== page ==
So you're at the Castro Theatre in San Francisco, the heart of gay culture in America.
What's it mean to have Have the movie premier here, and especially as you're playing Freddie Mercury?
I mean, this is a city that I adore.
I grew up in California, so I've been to this theater before.
I've got to see another film that I did here once, which was especially To experience.
But to play this film, Bohemian Rhapsody, in that gorgeous theater in this district, you know what it means to me.
Well, it's obviously a spectacular venue and it's so historic.
I mean, this is the one thing that we were really excited about coming to.
And so, yeah.
I'm excited that people are able to see this movie, and I hope that everyone involved and backgrounds really love it.
That look that you had, the iconic look, was referred to by many as the Castro look, the moustache, the slicked-back hair.
So Freddie and Castro are kind of synonymous in that sense.
There are so many roles where you just, you can kind of divorce yourself immediately from something.
This one I don't want to.
I'm hoping he never quite walks too far away from me.
This is why you're an actor.
To get jobs like this.
To be able to have experiences like this.
And literally on every single level I wanted it.
And it was really funny because Queen with Adam Lambert, they were playing in Brooklyn the day I found out I got the job.
And before that I was like I should go down there and hold up a sign that says put me in your movie.
But then that day I found out I got the job and it was just, it was such a thrill I just Just I can't even describe it how happy I was.
Obviously like one of the first things I saw you was Jurassic Park.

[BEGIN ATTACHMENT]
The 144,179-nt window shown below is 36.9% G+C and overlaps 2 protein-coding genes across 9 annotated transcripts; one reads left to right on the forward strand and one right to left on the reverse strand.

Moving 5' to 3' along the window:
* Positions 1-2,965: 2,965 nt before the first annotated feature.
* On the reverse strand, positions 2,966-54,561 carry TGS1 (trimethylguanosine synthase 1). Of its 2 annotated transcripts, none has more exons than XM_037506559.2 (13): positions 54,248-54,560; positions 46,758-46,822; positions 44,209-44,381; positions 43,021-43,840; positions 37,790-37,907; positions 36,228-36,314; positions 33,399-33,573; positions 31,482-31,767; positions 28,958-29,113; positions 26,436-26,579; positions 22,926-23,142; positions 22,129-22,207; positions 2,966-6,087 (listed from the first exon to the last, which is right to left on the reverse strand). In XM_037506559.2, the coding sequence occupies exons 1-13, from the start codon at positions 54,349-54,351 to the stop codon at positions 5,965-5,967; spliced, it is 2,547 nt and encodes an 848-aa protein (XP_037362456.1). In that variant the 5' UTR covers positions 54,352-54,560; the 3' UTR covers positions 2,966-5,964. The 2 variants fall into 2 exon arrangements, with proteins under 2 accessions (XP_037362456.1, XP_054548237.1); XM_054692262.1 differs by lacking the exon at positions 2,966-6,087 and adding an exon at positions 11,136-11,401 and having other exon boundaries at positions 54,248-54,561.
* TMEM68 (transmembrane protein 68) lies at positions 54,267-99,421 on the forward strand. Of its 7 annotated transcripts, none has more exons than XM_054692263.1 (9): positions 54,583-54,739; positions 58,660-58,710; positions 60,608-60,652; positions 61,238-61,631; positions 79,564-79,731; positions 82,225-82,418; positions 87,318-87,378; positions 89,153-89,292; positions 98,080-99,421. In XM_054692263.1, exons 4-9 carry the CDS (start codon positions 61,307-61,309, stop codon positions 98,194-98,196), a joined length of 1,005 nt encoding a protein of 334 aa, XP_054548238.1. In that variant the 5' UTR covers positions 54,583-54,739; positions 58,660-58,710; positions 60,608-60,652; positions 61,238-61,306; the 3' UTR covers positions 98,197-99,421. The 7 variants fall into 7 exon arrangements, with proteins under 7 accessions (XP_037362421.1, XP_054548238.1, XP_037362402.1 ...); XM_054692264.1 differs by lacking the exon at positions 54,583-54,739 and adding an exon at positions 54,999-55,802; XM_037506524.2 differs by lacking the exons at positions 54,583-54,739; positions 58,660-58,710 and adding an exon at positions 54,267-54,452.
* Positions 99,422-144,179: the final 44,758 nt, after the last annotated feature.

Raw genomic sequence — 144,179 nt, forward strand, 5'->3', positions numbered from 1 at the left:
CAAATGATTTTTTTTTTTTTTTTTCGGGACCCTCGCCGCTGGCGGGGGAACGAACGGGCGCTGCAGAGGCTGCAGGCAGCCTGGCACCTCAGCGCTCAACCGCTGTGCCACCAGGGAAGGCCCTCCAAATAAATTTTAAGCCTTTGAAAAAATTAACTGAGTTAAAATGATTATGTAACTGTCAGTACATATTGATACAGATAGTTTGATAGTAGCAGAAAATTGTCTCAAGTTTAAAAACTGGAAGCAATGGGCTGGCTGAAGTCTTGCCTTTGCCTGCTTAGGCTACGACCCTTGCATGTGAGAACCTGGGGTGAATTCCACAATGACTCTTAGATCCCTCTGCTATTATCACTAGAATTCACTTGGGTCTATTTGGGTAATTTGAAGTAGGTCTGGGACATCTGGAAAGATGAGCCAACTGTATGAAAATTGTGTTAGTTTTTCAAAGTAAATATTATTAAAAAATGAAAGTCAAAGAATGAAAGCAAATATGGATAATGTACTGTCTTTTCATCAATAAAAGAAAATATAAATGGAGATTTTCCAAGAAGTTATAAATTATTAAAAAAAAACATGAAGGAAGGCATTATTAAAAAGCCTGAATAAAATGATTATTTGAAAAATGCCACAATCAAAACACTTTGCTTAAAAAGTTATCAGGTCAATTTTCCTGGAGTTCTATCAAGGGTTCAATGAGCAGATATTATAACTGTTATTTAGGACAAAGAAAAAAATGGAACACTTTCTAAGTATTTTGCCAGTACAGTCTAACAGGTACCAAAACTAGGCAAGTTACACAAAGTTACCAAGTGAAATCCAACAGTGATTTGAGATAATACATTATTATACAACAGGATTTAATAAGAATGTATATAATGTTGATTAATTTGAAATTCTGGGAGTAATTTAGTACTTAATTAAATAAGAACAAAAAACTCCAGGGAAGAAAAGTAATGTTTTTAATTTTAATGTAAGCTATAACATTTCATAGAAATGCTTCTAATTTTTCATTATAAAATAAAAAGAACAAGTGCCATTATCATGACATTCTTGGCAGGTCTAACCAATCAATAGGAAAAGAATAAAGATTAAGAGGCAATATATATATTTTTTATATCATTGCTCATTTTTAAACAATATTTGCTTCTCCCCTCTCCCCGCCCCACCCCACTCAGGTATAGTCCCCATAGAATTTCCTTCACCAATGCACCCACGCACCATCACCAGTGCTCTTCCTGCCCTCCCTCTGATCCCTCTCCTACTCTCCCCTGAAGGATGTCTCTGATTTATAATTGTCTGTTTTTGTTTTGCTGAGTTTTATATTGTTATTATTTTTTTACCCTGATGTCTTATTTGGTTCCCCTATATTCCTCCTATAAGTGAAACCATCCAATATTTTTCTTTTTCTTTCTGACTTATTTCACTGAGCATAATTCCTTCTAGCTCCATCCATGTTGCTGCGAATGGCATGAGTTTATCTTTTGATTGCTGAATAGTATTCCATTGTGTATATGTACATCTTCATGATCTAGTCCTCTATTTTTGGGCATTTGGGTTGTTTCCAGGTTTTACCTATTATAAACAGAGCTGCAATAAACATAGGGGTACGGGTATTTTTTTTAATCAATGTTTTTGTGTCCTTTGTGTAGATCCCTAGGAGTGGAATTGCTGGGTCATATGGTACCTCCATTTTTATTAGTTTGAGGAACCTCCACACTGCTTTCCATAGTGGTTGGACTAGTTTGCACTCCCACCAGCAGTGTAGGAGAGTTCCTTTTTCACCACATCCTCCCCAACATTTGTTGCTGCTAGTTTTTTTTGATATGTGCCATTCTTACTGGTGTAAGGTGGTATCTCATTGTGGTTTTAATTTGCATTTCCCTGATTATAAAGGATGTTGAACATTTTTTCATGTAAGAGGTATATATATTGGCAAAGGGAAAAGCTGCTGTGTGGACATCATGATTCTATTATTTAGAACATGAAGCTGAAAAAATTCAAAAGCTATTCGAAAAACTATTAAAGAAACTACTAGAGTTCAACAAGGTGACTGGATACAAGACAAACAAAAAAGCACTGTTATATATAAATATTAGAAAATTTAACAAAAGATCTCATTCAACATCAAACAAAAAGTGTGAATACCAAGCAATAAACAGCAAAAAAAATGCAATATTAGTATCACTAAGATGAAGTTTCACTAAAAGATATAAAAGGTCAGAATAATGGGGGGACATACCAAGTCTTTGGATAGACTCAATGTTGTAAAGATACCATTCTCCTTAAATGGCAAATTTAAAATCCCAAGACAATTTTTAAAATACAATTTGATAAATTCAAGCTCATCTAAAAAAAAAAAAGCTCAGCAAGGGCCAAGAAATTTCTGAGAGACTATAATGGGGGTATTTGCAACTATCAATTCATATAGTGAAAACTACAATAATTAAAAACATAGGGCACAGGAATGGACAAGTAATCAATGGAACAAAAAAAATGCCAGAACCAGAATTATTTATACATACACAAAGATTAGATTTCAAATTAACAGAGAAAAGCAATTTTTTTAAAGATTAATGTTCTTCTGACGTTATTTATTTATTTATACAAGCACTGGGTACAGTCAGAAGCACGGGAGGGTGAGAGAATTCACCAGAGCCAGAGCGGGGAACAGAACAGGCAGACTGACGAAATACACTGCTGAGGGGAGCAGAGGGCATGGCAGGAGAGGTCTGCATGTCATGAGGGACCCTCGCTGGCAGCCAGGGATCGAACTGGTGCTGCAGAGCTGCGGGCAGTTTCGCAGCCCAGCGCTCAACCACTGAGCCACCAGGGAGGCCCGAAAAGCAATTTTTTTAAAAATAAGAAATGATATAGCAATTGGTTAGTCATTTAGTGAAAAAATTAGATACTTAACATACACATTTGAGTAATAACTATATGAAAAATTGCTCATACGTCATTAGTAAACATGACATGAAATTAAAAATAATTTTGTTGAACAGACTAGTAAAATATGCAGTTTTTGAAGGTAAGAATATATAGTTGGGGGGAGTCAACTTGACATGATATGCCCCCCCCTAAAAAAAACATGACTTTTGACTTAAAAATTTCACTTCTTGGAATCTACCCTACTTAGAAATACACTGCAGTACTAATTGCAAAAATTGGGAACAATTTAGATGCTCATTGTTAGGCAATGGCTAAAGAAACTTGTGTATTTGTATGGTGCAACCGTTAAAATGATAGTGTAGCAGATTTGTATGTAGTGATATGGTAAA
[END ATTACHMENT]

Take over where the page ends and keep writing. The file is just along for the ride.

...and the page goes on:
I'm wondering if you had to pick a Queen song to rescore some of your scenes in that movie which one would it be?
Little on the deep there.
Or maybe the t rex was sentimental.
Maybe you're my best friend, you know what I mean?
Maybe we get along.
He's sort of the Antagonist of that movie, if you really think about it, but.
We couldn't, unfortunately, film in Wembley Stadium of 1985, because it doesn't exist anymore.
So we replicated a stage in the North of London on an old airstrip.
And we had a certain amount of, supporting us, of crowd.
But we didn't have 70,000 people, understandably.
So you have to kinda project that in your body and in your voice in some way.
And I think performing on a stage does help with that.
It's quite like Greek, actually, it's epic.
That Live Aid stuff, you've gotta really wear it in your body.
His childhood is fascinating to me, because an upheaval of an upbringing.
And you get aspects of it in the film, I think just enough.
But it gives you a Enough of the taste to want to go back when the film is done and look at some footage.
Who do you think would have a harder or easier time?
Freddy Mercury trying to hack into a bank server or Elliot trying to sing a song in front of 300 300,000 people.
That's a really good question.
I think that one's a draw.
I would agree with that.
Thank you for talking with us.
Well I'd like to see both.
Me too actually, thanks.
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